Lake County Ohio GenWeb
This biography is taken from History of Geauga and Lake counties; Williams Brothers, 1878.
Transcribed and submitted by Becky Falin, 1996.
Hon. Zenas Blish, youngest and second son of Benjamin Blish, Sr., was born October 20, 1793, at Middlefield, Hampshire county, Massachusetts, and at the age of twelve came to Ohio with his father's family in July, 1805, settling on the farm in Painesville township, on Mentor road, at which time it was an almost unbroken forest in Painesville and vicinity. Seven years later, being infirm in health, he started upon a journey to Massachusetts and to return by way of New York and Philadelphia, traveling all the distance on horseback. A call being just made for United States troops, in the war of 1812 with Great Britain, at the time of his arrival in Philadelphia, he at once enlisted in the cavalry service, under the command of General Scott, and served about three years. Stationed most of the time on Governor's island, in New York city harbor, and then procured an honorable discharge by furnishing two substitutes, and returned with restored health to his home in Painesville, and proceeded in the work of clearing up and improving the farm, which he hereafter conducted and owned till his decease. In October, 1820, he was married to Vashti Ingersol, second daughter of Calvin Ingersol, Esq., of Mentor, who survived him but three weeks. Soon after Lake county was organized he was appointed one of the associate judges of the court of common pleas, which place he filled for a term of years with honor to himself and satisfaction to the people.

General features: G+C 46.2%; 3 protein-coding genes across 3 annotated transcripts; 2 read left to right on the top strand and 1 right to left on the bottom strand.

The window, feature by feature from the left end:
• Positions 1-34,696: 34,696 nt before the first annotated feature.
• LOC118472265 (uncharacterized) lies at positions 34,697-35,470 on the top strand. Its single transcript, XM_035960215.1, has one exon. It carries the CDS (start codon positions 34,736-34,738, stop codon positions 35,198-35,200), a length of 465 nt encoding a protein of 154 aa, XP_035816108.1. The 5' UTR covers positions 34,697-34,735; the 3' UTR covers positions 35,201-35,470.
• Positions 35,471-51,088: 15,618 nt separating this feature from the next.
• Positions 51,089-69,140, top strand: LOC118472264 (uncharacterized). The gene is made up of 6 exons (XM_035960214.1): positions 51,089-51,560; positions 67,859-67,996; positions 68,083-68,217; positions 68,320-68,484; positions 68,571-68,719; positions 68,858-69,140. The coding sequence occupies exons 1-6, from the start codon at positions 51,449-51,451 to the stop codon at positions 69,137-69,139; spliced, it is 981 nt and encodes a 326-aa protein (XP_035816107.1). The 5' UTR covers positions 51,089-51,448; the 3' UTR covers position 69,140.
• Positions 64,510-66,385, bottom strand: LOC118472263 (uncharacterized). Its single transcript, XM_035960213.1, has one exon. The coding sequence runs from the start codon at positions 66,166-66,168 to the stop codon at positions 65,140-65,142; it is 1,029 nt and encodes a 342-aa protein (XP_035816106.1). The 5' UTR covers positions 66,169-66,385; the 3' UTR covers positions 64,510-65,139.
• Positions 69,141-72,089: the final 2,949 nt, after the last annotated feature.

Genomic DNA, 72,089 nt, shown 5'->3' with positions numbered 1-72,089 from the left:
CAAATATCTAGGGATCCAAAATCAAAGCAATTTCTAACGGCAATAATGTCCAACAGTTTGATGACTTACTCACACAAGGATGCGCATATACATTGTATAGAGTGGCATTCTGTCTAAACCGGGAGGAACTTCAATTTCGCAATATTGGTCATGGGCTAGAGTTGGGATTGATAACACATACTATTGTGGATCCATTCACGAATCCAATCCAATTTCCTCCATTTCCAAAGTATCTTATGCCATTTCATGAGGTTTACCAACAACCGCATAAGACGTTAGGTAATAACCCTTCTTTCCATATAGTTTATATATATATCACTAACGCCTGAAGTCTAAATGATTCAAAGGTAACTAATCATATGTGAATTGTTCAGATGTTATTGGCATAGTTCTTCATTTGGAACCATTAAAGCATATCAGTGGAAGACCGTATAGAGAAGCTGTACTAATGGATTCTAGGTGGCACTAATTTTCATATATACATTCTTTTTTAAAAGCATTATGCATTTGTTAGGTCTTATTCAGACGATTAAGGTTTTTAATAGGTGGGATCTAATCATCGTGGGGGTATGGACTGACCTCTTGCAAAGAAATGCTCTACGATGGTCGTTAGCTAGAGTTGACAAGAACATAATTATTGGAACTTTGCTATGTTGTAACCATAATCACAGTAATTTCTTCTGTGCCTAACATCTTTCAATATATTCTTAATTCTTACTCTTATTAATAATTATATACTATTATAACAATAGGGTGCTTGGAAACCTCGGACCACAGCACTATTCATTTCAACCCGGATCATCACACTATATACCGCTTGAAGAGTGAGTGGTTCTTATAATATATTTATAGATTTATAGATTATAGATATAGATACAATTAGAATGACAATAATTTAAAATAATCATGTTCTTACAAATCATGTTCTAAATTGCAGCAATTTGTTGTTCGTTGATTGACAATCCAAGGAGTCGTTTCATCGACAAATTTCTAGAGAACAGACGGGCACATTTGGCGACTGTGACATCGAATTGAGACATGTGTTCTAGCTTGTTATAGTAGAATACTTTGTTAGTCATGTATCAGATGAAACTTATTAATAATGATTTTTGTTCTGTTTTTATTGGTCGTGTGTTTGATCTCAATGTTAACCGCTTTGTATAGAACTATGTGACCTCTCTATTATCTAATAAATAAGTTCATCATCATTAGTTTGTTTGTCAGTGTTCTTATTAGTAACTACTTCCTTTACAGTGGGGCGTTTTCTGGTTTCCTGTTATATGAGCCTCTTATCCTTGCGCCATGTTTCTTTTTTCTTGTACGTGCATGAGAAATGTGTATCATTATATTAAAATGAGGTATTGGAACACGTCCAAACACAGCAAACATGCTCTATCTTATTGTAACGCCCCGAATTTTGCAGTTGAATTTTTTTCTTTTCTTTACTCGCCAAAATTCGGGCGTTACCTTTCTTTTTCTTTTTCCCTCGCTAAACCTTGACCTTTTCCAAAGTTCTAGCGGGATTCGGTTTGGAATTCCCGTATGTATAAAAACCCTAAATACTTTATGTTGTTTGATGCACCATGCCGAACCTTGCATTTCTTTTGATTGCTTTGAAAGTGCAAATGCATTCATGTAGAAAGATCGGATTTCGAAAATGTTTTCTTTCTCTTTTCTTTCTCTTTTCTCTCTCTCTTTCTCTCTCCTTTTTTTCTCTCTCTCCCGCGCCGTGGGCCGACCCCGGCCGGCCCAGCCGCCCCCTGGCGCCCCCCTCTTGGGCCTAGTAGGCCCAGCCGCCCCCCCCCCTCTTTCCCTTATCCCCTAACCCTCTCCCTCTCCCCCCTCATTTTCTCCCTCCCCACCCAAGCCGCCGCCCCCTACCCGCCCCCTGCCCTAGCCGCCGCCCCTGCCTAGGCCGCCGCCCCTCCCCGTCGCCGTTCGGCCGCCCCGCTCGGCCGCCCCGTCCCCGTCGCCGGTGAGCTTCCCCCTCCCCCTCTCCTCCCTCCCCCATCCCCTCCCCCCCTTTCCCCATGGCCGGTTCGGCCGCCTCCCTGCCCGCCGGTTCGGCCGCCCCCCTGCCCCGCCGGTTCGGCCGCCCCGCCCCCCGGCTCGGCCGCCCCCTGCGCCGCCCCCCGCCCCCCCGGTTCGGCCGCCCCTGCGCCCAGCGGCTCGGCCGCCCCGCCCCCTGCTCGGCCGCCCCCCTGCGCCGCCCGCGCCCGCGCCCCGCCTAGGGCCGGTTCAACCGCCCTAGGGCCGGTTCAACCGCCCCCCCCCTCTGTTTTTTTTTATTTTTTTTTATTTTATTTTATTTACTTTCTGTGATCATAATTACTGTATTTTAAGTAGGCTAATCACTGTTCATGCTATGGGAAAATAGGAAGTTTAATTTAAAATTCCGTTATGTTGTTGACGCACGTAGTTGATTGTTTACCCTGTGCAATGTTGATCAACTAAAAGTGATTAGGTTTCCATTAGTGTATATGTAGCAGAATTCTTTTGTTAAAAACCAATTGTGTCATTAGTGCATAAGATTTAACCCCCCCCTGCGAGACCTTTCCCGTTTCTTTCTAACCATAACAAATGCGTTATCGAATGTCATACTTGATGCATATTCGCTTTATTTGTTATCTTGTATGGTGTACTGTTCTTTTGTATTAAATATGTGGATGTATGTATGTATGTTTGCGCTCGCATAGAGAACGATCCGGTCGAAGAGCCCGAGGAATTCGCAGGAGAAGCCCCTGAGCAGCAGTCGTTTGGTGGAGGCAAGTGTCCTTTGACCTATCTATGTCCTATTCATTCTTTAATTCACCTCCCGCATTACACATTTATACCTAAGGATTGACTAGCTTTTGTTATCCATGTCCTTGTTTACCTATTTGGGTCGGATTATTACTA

As an agriculturist he was always in the advance, and was generally known as a "model farmer." In 1833 he, with his brother, Benjamin Blish, purchased and brought from Canandaigua, New York, four head of young blooded Durham cattle, paying three hundred and fifty dollars for them, a price regarded by most farmers in this section at that time as very extravagent, but the wisdom of which was soon amply demonstrated in greatly improving stock and correspondingly improved prices. Thoroughly imbued with its importance to the farming interest, he was always deeply interested in agriculture, and exerted great influence not only in promoting a better and more practical and scientific method of crop raising, but encouraged by his example and influence the introduction of this section of higher breeds of cattle, and upon these subjects his opinions and judgement were often sought and gladly given, commanding always the highest respect and confidence.
His family consisted of his wife and two daughters, Lydia B. (now the only surviving member of the family), wife of Hon. Horace Steele, of Painesville, and Lucinda B., wife of Almon Sawyer, both now (1878) deceased.
Judge Blish was always interested in political affairs and somewhat prominent. He was a Democrat in sentiment, and was their candidate for Congress and for the State legislature several times, and though never an aspirant for any office, was frequently preferred by his party (then as now greatly in the minority) as their standard-bearer for various official positions. By the strictest integrity and industry he not only became a prosperous and model farmer, but built up an enviable reputation as a warm-hearted, generous, and honored citizen. He died April 5, 1870, aged seventy-six years.
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